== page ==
With Cousins sitting out, the game presents a major opportunity for Mason Plumlee and Andre Drummond to prove themselves as they battle for one of the final spots. It should also mean more playing time for Kenneth Faried, who likely has some work to do if he wants to stay around and will get a chance to demonstrate his value against taller opponents in the international game.

At the moment, it seems like Plumlee may have a slight edge on Drummond as the third center. Reports that he was ahead of Cousins prior to Kevin Durant leaving the team — which necessitated some restructuring of the offense and increased the value of Cousins’ skill set — can only be a good sign. Having played under Coach K at Duke and understanding what he wants to do helps his case, Plumlee should be able to step in if needed and play a role after a solid rookie campaign with the Nets.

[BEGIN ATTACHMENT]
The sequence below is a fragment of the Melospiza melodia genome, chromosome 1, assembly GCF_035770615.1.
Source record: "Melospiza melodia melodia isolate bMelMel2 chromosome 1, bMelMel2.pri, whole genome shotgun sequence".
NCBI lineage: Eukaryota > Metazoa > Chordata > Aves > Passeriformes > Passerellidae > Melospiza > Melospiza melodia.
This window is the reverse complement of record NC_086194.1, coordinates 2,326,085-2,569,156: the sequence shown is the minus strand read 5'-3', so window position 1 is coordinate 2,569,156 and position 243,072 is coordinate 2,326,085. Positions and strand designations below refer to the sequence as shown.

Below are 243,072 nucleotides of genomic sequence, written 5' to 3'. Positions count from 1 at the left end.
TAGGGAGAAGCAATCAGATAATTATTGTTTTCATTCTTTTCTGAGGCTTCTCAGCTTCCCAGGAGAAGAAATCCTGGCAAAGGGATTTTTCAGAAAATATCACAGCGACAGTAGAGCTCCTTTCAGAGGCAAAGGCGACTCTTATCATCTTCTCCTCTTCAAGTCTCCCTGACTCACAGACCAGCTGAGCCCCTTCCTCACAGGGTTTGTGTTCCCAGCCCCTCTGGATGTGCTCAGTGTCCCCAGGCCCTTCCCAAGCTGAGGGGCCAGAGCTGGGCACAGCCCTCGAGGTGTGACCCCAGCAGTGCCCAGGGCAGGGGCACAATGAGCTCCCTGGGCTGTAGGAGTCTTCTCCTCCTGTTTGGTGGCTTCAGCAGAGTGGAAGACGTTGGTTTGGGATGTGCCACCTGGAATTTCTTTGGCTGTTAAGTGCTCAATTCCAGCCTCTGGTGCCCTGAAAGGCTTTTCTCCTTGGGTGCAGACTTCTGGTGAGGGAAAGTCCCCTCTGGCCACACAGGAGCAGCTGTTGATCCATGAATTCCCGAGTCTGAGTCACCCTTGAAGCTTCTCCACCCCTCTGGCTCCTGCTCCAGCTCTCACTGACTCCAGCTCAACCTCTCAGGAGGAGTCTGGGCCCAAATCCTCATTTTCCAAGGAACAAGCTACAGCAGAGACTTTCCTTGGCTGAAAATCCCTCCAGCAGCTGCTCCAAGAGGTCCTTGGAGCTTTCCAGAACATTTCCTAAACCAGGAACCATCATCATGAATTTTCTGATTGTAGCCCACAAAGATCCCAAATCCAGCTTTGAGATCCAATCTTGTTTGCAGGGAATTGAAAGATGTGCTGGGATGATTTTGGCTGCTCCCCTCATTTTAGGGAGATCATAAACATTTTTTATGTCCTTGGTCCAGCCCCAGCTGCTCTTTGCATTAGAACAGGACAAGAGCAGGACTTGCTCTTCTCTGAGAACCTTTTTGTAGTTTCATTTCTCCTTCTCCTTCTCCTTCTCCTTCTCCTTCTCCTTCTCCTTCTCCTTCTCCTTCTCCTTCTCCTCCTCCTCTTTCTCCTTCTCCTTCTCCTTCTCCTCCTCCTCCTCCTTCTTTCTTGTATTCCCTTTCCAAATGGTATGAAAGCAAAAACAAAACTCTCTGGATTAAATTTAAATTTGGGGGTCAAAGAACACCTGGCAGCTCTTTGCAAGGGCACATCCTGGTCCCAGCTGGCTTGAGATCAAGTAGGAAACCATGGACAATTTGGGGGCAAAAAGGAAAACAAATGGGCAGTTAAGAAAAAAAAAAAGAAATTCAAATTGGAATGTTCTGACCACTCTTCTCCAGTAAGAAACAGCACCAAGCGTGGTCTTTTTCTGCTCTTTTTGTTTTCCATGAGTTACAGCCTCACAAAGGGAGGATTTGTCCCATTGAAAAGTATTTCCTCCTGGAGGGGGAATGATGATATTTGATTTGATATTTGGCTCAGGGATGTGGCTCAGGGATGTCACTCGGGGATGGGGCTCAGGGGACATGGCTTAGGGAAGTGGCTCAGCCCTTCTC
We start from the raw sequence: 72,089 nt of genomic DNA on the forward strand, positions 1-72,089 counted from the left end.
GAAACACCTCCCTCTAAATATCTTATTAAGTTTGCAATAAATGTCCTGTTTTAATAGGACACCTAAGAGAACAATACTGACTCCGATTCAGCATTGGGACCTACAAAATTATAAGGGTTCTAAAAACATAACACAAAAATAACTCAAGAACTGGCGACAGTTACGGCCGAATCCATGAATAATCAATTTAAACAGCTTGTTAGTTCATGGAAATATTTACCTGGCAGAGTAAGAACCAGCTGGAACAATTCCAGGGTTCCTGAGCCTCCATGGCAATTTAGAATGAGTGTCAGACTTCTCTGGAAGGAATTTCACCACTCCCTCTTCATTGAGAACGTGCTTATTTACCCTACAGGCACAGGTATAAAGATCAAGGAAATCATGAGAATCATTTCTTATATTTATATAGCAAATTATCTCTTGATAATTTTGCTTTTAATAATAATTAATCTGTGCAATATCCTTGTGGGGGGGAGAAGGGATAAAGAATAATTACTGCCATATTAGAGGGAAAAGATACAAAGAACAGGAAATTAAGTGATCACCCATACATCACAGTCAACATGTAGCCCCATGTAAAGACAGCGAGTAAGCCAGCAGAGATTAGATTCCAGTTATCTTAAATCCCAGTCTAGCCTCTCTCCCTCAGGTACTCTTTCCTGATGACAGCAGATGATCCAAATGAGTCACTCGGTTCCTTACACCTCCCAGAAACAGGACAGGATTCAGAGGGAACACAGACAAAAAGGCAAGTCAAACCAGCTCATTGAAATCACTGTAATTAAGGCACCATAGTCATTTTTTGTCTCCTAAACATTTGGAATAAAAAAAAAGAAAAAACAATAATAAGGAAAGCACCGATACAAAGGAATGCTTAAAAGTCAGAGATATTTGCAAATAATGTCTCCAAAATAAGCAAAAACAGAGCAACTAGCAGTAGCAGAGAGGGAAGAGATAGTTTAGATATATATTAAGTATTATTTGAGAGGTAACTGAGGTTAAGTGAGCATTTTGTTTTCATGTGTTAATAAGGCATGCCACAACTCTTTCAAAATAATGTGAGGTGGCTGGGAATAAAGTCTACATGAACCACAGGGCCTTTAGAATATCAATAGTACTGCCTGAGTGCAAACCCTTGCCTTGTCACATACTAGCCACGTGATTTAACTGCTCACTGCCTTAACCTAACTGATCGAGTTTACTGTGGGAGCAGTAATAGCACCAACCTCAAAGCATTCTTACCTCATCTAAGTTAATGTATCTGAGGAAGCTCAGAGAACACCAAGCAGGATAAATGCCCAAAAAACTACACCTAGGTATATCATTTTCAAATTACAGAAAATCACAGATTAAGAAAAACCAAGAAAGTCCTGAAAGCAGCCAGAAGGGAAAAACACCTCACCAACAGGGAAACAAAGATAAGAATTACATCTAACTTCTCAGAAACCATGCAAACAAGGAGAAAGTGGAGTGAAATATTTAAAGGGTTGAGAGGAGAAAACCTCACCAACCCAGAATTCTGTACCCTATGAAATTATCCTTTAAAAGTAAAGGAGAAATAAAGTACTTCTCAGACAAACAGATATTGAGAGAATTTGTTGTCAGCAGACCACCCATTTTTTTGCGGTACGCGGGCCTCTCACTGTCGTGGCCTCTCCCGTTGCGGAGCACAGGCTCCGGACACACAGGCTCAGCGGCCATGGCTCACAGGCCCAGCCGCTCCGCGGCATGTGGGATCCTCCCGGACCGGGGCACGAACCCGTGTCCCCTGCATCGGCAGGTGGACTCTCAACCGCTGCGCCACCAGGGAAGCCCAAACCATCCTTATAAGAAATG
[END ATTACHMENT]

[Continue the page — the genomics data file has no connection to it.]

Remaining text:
If selection was based on raw talent, Drummond would be well ahead here. He’s a physical specimen and a load on the inside. He’ll be a big part of the team in the future and the national team experience can only help him. A strong performance Saturday could make the backup center decision a lot tougher. And remember, Davis stuck around during the 2012 Olympics as the national team groomed him for the current World Cup. Perhaps there could be similar reasoning with the Pistons center, who turned 21 just last week.